Year 8, Day 103 - 4/12/16 - Movie #2,303
BEFORE: Two weeks ago, I happened to get a free copy of a promotional comic that tied in with last week's release of "Batman v Superman", so I just put it in with my regular comic books for that week, but I finally picked it up last night, only to find out it was a reprint of a comic I already owned, from the series "Superman/Batman" released prior to the DC reboot from about 4 years ago. But, the story was the first issue of "World's Finest", the 2003 storyline which was turned into this animated film - what a great coincidence, and it conveniently reminded me of the plotline.
Linking from "The Death of Superman Lives", from Kevin Smith I can backtrack through "Yoga Hosers" to Kevin Conroy, who provides the voice for Batman tonight.
THE PLOT: When Lex Luthor gets elected US President, he uses the threat of an oncoming kryptonite meteor striking Earth as a rationale to frame Superman.
AFTER: See, this is what I was talking about a week ago, after watching "Batman v Superman" - this is the Lex Luthor I'm more familiar with, he should be more Donald Trump than Mark Zuckerberg. This followed the storyline (released in the election year of 2000) where Luthor was elected President, no doubt by promising to build a wall around the Earth and make the Kryptonians pay for it. After turning the economy around, Luthor goes on to put a number of superheroes on the government payroll, including Power Girl, Captain Atom, Black Lightning, and Starfire.
But Luthor's big scheme involves using the giant meteor heading to the Earth as a framework for setting up a situation where it looks like Superman has killed the villain Metallo (suggesting that the Kryptonite radiation must have messed with Superman's mind) and he places a billion-dollar bounty on Superman's head. This causes an army of villains to attack Superman and Batman to collect it, while they're breaking into S.T.A.R. Labs to investigate Metallo's murder.
Meanwhile, Luthor borrows the plot of "Armageddon" and sends missiles to destroy the meteor - and when that fails, chooses instead to let the meteor hit, so most of society can be destroyed, and he can rule over whatever's left. (That's some crazy logic, huh?) But after battling both Luthor's heroes, and then Hawkman and Captain Marvel, Superman fights Luthor while Batman rides a giant robot (built by Toyman) that just happens to be designed to look like half-Batman-half-Superman to destroy the meteor.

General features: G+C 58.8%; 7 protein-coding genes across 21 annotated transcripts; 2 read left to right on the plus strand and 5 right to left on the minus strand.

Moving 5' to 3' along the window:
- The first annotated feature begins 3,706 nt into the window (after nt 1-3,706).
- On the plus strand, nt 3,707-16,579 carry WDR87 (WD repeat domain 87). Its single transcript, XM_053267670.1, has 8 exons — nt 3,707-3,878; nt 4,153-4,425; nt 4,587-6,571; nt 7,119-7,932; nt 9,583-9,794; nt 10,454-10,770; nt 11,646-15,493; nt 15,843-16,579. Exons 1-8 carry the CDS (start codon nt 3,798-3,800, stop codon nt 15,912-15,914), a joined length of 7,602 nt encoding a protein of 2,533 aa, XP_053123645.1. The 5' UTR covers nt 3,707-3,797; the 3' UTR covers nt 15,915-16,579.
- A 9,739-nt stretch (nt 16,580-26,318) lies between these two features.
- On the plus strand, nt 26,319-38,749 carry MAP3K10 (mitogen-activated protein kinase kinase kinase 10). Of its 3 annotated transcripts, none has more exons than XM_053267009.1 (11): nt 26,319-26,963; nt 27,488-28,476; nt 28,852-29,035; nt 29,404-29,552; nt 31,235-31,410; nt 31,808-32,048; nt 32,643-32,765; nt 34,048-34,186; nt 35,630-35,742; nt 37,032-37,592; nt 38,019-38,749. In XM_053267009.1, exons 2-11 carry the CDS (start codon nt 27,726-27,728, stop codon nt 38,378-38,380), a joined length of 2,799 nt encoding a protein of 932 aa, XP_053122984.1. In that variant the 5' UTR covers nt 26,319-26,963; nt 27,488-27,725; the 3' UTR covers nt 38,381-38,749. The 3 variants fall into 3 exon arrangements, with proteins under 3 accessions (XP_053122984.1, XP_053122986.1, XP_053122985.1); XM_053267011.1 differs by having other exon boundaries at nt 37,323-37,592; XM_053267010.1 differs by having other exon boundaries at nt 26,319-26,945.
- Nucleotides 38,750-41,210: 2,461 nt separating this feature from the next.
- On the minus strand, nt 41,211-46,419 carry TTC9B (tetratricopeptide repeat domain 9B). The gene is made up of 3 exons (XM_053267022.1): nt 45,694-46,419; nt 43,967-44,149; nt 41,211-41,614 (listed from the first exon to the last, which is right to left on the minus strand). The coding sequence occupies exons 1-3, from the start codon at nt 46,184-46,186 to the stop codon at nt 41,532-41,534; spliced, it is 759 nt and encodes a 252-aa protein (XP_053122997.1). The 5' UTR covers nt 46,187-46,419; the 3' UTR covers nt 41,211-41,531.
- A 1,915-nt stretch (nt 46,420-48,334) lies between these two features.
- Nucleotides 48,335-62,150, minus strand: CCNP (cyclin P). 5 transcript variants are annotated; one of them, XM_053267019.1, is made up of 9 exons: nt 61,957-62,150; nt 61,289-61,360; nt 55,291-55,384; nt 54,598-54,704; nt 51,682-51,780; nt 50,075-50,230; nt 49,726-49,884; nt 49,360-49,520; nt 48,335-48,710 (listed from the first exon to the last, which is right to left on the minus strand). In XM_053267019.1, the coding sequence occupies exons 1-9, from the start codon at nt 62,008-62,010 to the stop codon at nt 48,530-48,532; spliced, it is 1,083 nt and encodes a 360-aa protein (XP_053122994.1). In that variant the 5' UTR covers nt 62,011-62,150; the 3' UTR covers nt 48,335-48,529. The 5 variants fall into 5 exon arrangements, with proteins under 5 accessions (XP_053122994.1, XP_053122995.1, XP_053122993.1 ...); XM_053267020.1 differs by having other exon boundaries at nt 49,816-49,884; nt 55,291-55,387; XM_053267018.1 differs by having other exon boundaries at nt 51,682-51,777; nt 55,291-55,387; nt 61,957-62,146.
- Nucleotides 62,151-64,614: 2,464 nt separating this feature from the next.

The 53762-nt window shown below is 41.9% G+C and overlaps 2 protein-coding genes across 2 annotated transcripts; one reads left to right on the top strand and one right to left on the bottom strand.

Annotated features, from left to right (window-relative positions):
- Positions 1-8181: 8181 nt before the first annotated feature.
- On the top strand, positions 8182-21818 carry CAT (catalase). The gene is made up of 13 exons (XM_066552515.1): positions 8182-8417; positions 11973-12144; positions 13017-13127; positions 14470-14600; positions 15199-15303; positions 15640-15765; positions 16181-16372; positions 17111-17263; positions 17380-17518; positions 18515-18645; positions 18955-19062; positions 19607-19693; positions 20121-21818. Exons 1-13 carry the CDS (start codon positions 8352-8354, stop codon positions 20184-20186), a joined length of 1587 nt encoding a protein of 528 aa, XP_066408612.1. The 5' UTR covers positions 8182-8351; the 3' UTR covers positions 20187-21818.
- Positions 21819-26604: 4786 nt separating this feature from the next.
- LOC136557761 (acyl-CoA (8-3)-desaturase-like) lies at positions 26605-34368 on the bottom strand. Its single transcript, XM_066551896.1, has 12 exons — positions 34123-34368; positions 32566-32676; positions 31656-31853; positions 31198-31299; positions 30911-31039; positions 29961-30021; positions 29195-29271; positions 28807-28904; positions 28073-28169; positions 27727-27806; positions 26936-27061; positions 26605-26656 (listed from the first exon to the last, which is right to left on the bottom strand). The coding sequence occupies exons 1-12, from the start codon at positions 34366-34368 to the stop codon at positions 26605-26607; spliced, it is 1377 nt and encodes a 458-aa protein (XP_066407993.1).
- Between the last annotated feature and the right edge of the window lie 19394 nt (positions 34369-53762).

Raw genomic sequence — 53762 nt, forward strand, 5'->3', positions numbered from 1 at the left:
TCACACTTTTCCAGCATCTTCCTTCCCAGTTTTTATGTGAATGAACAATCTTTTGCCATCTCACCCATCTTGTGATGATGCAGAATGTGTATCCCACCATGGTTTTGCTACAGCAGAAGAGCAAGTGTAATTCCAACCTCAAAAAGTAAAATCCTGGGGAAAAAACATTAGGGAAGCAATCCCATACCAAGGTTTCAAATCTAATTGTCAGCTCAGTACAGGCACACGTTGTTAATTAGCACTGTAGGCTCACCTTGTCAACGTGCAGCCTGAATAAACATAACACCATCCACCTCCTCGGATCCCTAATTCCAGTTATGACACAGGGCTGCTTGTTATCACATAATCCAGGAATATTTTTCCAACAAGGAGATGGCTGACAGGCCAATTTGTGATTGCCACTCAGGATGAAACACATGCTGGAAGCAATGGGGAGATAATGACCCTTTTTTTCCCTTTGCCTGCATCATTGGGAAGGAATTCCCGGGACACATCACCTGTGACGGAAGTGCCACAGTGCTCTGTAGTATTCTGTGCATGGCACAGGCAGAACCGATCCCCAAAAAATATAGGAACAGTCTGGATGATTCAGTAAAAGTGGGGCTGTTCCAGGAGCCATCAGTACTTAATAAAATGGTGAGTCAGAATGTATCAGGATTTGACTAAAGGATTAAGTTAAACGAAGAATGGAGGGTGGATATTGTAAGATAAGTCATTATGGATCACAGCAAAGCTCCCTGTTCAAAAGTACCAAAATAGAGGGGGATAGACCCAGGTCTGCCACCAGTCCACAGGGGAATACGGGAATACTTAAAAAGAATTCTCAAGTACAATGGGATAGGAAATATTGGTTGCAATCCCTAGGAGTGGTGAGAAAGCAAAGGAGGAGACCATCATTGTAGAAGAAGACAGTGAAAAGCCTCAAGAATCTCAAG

Eventually, Luthor is revealed to have been injecting himself with liquid Kryptonite and Bane's steroid Venom, which has warped his mind, conveniently making him not responsible for his actions, but gets him both arrested and impeached. So that happened - and I think Superman's childhood friend Pete Ross was V.P., so I guess he became President? (Whoops, I guess that was only in the comics, not the animated movie universe.)
All things told, it's a better-than-average storyline to turn into a movie, and they keep upping the ante by putting Batman and Superman against stronger and stronger heroes - first a few second-stringers, then a band of villains, then a couple of VERY strong heroes, and finally the meteor itself.
NITPICK POINT: This is sort of a common mistake, I see it whenever there's a dangerous thing speeding toward the Earth, but movies tend to simplify this situation and fail to acknowledge that the Earth, you know, MOVES. They treat the Earth as if it occupies a stationary point in space, which it does not - it orbits around the sun, and it won't be in the same place tomorrow that it is today. So how can anyone tell when something's going to hit the Earth, without calculating where the Earth is going to be at that time in the future? It's not like Earth is a magnet pulling in meteors from across the galaxy, or someone is aiming the meteor right at Earth, making adjustments as it goes? Was Luthor pulling the meteor towards Earth somehow, or, more likely, is this just a simplification of the way planets move for the sake of the story?
NITPICK POINT #2: Why did the missiles (and the Batman/Superman rocket) need to go through a wormhole in order to reach the meteor? How far away was the meteor - if the missiles needed to use a wormhole, that means it was still pretty far away, right? And if it was that far away, that means there was time to come up with an alternate plan, right? Why not just remove the wormhole, move the meteor closer, and therefore decrease the deadline and increase the sense of urgency? Or, if we have wormhole technology, why not set up a wormhole for the meteor to go through, so it won't hit the Earth? Just saying.
Also starring the voices of Clancy Brown (last heard in "Lego Batman: DC Super Heroes Unite"), Tim Daly (last seen in "Against the Ropes"), Xander Berkeley (last seen in "Amistad"), Corey Burton, Allison Mack (last heard in "The Ant Bully"), John C. McGinley (last seen in "Fat Man and Little Boy"), CCH Pounder (last seen in "Robocop 3"), Levar Burton, Brian George, Jennifer Hale, Ricardo Chavira, Rachael MacFarlane, Calvin Tran, Alan Oppenheimer, Bruce Timm (last heard in "Batman: The Dark Knight Returns, Part 2"), Michael Gough, and Mark Jonathan Davis (better known as the modern-day lounge singer, Richard Cheese)
RATING: 6 out of 10 news bulletins